So, contrary to many popular interpretations floating around today, in the presence of unbelief, the gospel is even more condemning than the Old Testament law. Why? Because the grace of God is revealed even more clearly. It’s true that God is holy. It’s true that every sin deserves his wrath. But that’s barely half the story. God isn’t just holy, he is loving, patient, and forgiving. And in the face of that loving, patient, and forgiving God, men and women continue in unbelief and rebellion. Like Eve we convince ourselves that God’s commands are simply a way he’s keeping us down. That’s what condemns us all the more. And that’s why the Gospel can be even more condemning than anything written in the Old Testament.
I’ve mentioned this before, but I think it bears repeating. Imagine a husband in some way sinning against his wife so that it costs her. Let’s say that I put us deeply in debt by gambling so that my wife Jennifer and the children have to bear the financial consequences of my sin. And let’s say that Jennifer, on her own initiative, arranges to get a job which, even despite childcare, will pay off those debts. So she comes to me and says, “Mark, I forgive you. And I have arranged it so that I can pay off your debt.”
Now what should I do, in response to that word of pardon and promise? Obviously, I should repent of what I have done. I should repent, true, simply because I have sinned against my wife. But all the more, if I have one living nerve left in my seared heart, I should repent becaus my wife loves me and has, at great cost to herself, covered over my sin.
But what would I do, if I followed in the way of human nature? Editing out the swear words, I would probably say, “Who are you to forgive me.” To a hardened heart, words of grace are even more condemning than words of command.
The upshot is that much of the claims made about the necessity of hearing the law before hearing the Gospel aren’t all that cogent. It is true that we need to know what sin is, and that can be taught to us through the law both before and after we enter the kingdom. But the gospel itself contains a revelation of our sinfulness.
Back before seminary when I was working in a bookstore, I remember a co-worker who for some reason had to attend a Roman Catholic service. When she came back, she spoke bitterly of how ridiculous the liturgy was because of some of the words that had been said. The made her feel guilty and condemned. Why. Did she hear the commandments from Sinai? No. She heard about the bitter sufferings and death to which our Lord Jesus Christ submitted himself because of our sins. That is what she hated. How could anyone claim that anything she had done had sent a man into torture for her sake.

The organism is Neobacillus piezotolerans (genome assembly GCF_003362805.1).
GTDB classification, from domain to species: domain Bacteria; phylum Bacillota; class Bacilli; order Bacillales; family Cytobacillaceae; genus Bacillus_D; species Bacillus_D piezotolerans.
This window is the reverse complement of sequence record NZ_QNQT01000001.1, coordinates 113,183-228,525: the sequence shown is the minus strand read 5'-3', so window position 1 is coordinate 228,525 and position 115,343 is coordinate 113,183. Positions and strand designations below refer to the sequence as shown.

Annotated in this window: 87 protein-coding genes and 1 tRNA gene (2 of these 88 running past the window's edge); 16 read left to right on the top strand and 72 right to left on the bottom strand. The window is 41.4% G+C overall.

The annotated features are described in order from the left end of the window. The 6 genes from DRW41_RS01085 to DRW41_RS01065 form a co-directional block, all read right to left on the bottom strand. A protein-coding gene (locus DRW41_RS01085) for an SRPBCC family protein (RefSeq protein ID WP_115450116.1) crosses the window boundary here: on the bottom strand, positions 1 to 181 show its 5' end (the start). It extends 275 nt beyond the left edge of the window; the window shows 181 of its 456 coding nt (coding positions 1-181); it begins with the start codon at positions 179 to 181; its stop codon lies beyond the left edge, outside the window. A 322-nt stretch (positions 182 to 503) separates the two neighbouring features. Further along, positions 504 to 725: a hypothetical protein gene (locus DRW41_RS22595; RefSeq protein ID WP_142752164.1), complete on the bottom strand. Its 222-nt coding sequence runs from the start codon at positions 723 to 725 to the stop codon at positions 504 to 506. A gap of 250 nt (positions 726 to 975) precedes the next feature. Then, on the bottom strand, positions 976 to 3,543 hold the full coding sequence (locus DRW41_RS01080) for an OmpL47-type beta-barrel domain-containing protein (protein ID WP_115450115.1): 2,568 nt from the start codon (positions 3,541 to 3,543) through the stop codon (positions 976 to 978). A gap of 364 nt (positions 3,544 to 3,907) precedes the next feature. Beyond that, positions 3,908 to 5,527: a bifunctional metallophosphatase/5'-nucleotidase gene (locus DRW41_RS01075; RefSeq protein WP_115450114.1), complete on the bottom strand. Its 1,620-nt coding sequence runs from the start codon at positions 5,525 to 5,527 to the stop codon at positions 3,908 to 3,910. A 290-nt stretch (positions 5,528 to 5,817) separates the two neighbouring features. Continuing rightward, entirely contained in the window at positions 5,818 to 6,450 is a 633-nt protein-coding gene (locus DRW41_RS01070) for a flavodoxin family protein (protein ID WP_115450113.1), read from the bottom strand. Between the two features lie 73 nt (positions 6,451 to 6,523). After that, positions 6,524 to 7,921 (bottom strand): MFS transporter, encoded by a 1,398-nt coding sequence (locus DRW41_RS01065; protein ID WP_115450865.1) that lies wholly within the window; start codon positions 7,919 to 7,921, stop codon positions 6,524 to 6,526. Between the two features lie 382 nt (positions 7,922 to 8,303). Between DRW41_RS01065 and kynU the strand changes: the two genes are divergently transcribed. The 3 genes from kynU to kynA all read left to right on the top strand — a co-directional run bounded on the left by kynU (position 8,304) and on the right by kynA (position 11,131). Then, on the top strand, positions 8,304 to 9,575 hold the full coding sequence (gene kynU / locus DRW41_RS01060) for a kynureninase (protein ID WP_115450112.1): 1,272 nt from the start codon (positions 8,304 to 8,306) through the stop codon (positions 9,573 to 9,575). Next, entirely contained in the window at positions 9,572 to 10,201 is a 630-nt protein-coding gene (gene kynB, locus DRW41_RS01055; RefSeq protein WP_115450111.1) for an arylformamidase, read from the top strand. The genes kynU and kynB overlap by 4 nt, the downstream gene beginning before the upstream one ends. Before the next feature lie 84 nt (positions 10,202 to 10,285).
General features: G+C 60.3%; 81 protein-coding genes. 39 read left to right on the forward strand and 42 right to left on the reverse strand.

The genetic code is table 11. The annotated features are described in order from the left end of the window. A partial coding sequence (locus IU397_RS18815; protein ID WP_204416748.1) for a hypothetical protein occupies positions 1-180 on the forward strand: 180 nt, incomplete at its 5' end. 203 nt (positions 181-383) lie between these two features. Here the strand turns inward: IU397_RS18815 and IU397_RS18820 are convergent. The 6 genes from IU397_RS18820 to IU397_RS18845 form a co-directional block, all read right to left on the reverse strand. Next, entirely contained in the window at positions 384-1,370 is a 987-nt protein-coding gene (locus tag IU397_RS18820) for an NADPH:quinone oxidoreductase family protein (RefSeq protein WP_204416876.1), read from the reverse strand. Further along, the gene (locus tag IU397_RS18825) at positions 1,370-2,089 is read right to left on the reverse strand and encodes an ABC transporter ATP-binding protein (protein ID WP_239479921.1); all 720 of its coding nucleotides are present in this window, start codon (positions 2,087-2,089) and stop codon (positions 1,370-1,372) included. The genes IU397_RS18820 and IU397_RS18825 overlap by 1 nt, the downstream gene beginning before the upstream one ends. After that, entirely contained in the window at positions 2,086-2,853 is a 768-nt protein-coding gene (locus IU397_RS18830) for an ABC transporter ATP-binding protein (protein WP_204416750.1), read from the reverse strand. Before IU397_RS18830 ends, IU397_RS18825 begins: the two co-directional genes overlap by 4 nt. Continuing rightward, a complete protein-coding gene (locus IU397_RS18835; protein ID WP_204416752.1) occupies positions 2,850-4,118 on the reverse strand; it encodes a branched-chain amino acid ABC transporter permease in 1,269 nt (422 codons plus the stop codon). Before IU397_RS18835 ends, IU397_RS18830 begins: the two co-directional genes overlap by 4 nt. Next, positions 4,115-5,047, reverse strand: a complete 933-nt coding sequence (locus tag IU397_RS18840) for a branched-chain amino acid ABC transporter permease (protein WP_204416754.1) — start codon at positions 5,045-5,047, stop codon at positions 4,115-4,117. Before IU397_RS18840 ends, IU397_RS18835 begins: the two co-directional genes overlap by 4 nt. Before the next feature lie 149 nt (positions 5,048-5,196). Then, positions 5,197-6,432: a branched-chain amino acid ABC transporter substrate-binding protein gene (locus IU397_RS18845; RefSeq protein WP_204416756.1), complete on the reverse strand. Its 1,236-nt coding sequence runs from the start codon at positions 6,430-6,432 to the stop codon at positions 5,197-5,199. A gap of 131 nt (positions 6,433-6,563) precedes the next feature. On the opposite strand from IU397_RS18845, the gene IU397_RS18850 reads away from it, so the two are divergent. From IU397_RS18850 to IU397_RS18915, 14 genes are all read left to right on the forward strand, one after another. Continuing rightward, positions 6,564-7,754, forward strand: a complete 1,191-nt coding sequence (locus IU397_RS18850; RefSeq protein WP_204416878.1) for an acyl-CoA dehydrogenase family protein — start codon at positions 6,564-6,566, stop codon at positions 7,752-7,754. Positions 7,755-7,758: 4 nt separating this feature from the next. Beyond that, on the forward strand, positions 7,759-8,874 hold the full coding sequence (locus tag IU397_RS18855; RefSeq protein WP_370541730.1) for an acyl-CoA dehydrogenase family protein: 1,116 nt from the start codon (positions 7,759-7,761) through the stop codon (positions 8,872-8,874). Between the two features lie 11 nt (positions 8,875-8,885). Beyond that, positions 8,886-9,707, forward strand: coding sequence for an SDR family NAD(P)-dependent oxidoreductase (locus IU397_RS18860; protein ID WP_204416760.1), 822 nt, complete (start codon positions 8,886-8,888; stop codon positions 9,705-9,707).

Of course, it would be fine to use the ten commandments in the liturgy as well. But not simply because they are commands. Rather, because they reveal the grace of our Lord Jesus Christ who has, more than Moses, brought us out of the land of Egypt, out of the house of slavery, out of the domain of darkness, out of the house of sin. We are learning how to walk in the light as he is in the light. God has initiated a relationship with us. And he is teaching us how to continue in it because he loves us.
If we truly believe that God loves us then the prospect of obeying the commands should not seem burdensome. Think of an awkward and mediocre-looking young man at a dance. And a beautiful woman grabs his hand and says, “Dance with me!” That’s what it should feel like to know that God, the lover of your soul, wants to teach you the steps for walking with him.
Jesus is God. Jesus has saved us. Let us be loyal to him. Let us trust him. The Ten Commandments are an important summary statement of how to trust God. And they presuppose grace. We are to obey God not in order to become his children, but because he has made us his children. After all, he is about to feed us at his table, just like any loving parent does for his children. The Ten Commandments aren’t things we do to come to the Lord’s Supper. No, we participate in the Lord’s Supper in order to obey the Ten Commandments. God nourishes us that we might serve him.
May God make us truly grateful then, that in his power we might live according to his word.